Colorization Exercise

March 12, 2007

Original ShieldAs part of further efforts to complete my image assignment, I’ve combined hand-coloring with a matted engraving.  The picture here is a scanned image of the coat of arms for Fort Kamehameha.  The original black and white image was xeroxed from a book and then faxed, so I scanned that image into a jpeg and colorized it in accordance with the description that was in the book.  I used HTML definitions for silver and gold (which show up as light grey and yellow-orange).  The background color is from the fragment of the Kam Zero shown in the March 5th entry, which I sampled in photoshop and then copied to the image here.

Colorized ShieldBefore colorizing the shield, I adjusted the whites and blacks to make the light grey background on the original go away.  I would like to make the black outline more definite, because thin lines tend to disapper when the picture size is reduced.  The larger originals look a lot better.  The final step will be to add the motto “Defender of the Pacific Pearls.”  I did this once before using PowerPoint word art (which allows me to curve the words to fit the scroll), but I’m not sure I can do the same in Photoshop.

Different Images

March 8, 2007

Original

The best laid plans of mice, men and HI697 student gang aft agly, so the best one can do is be flexible.  In my last entry, I posted the images I intended to work with for the image assignment and wrote about what I planned to do with them.  Unfortunately, the Zero picture in the banner proved to be a challenging subject for colorizing, since it was a very grainy image and much of the detail in the fuselage was hidden.  I opted to try another Kam Zero image for restoration.  This original (above) was posted on a personal website by the family of William Vigus, a soldier at Fort Kam on December 7th 1941.  The picture was one he took after the attack, and as you can see it was not in good condition with some harsh tonals and a tear down the middle.  I liked this photo because it was taken from a wider angle than some of the others and shows some of the wreckage still stuck in the palm tree, so I took a stab at enhancing it.  First I used levels to set the image tone, and set the blacks and whites using the procedures outlined in Eismann Chapter 2.  I used gaussian blurring to offset the graininess and polished it off by removing the tear with the clone tool.  The result is seen below.

Enhanced

Image Assignment Musings

March 5, 2007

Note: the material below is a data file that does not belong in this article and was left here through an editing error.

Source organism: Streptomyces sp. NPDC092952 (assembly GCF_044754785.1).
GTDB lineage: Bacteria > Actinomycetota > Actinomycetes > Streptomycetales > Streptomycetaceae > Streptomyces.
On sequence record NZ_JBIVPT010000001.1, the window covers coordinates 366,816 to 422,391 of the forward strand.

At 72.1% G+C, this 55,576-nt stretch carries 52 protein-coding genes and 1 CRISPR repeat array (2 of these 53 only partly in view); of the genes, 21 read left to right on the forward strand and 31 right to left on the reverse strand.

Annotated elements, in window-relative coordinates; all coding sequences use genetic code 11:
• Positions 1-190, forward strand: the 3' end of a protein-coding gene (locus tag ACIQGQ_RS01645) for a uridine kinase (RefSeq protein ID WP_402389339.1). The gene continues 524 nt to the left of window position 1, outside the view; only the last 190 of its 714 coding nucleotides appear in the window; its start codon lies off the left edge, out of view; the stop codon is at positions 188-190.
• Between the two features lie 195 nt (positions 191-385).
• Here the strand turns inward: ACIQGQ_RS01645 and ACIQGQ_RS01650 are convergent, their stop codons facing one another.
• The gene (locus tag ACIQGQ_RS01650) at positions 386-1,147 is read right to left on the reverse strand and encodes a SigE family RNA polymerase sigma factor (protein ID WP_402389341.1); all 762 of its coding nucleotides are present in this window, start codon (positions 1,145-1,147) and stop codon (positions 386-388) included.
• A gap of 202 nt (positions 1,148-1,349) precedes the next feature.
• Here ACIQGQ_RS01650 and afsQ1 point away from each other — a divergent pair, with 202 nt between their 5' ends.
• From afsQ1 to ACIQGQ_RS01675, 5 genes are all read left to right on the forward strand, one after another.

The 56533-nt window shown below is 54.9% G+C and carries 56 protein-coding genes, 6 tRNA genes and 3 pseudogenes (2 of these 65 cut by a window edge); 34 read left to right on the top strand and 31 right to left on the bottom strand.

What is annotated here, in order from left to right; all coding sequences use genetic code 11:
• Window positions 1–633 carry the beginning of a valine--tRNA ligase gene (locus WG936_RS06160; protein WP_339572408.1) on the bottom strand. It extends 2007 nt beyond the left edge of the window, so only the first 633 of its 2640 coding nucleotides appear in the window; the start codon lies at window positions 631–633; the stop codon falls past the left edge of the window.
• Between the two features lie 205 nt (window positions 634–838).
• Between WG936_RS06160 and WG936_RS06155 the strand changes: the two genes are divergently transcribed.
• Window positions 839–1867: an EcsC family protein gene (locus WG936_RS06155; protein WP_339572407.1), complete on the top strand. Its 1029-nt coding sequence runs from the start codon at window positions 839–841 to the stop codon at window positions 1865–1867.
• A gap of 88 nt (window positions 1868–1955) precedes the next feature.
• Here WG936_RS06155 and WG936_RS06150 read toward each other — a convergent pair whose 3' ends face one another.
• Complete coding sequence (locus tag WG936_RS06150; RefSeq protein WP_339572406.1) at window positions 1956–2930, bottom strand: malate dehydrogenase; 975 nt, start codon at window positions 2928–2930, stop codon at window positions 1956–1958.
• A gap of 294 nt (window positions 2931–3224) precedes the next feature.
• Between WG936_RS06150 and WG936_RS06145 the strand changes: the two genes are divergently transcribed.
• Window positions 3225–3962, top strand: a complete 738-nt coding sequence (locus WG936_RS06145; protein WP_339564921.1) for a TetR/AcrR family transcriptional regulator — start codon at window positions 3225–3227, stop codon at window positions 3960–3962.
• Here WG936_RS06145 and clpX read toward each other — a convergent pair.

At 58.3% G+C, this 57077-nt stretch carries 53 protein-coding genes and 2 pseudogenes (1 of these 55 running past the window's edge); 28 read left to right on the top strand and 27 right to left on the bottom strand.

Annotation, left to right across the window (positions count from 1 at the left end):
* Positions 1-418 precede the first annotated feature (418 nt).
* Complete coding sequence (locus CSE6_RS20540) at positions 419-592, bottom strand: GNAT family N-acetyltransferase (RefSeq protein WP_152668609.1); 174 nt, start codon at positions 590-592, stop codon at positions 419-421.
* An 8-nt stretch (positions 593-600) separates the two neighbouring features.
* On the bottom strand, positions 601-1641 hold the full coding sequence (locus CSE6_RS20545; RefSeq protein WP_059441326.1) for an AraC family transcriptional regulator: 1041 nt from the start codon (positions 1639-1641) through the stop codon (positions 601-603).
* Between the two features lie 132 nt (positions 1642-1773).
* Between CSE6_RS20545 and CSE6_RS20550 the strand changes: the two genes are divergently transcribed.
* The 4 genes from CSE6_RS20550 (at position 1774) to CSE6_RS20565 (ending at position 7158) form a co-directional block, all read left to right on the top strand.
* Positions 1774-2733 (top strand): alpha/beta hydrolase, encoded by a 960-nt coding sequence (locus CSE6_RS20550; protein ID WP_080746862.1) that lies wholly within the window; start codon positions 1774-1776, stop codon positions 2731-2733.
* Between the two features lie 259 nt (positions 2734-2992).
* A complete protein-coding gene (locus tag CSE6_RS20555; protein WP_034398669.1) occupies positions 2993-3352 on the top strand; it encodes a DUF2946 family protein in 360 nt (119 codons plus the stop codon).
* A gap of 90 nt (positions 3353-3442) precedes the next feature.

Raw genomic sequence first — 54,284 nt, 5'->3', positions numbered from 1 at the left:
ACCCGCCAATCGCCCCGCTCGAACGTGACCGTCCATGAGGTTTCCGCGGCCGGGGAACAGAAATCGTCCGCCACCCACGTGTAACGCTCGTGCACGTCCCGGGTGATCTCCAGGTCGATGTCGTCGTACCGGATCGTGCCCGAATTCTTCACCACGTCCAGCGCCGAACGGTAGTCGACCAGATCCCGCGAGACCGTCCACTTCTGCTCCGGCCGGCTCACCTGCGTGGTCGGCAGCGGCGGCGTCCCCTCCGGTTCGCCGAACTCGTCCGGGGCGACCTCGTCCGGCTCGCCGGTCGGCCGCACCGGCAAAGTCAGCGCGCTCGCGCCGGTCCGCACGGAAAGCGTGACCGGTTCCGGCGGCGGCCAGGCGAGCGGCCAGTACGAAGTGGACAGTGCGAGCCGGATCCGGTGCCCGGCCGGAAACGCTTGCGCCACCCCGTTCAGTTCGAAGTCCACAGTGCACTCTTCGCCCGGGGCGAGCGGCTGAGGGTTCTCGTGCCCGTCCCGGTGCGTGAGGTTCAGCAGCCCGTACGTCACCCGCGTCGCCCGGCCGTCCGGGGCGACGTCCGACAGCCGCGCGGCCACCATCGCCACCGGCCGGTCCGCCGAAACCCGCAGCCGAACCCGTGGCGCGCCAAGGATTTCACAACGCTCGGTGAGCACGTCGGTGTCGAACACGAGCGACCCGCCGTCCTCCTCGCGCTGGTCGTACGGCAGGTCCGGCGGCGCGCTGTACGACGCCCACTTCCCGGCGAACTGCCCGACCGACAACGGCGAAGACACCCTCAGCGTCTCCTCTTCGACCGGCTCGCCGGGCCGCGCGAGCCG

Kam Zero FragmentWell, if I didn’t exactly slay the first two assignment dragons I at least forced them to vacate the battlefield for a while.  Now I face the next assignment, which is to colorize, distort and otherwise improve digital images using Photoshop.  It’s going to be a bit of a stretch to find an image associated with my dissertation that requires restoration, since photographs from the early 40’s are generally clear due to the use of exceptionally large (by modern standards) frames.  What I’ve elected to do is to colorize one of the black and white pictures from the Kam Zero site.  I’m going to do this because if you ask any casual historian of the Pacific War what color a Japanese naval Zero was, chances are he will say light grey.  That’s how they look in black and white photographs, and the Kam Zero is no exception.  But fortunately, some fragments of the Kam Zero still survive in various places, and color photographs of them appear on the web.  The Kam Zero wasn’t grey, it was a sort of brownish green, the color shown in the upper left corner.

Three MusketeersFor the other parts of the assignment, I’m going to work on a portrait associated with one of my minor areas in applied history.  In my field statement I’m going to propose the editing of a diary kept by a WWI flier by the name of John MacGavock Grider.  After he was killed on June 18, 1918, Grider’s friend Elliot White Springs combined the diary with letters and Springs’ own diary into a book called “War Bird – Diary of an Unknown Aviator.”  The story behind the diaries and the book is an entry unto itself, but I do have a good portrait to mess around with.  This photo is of (from left to right) Grider, Springs, and Laurence Callahan.  They are all in different uniforms, because Grider (and Callahan I think) were actually volunteers in the Royal Air Force while Springs ended up in the US Army Air Corps.  So I will have to do some color matching using some sites that document WWI uniforms.  My guess is that the RAF uniforms are brown and tan, while the US uniform is dark green.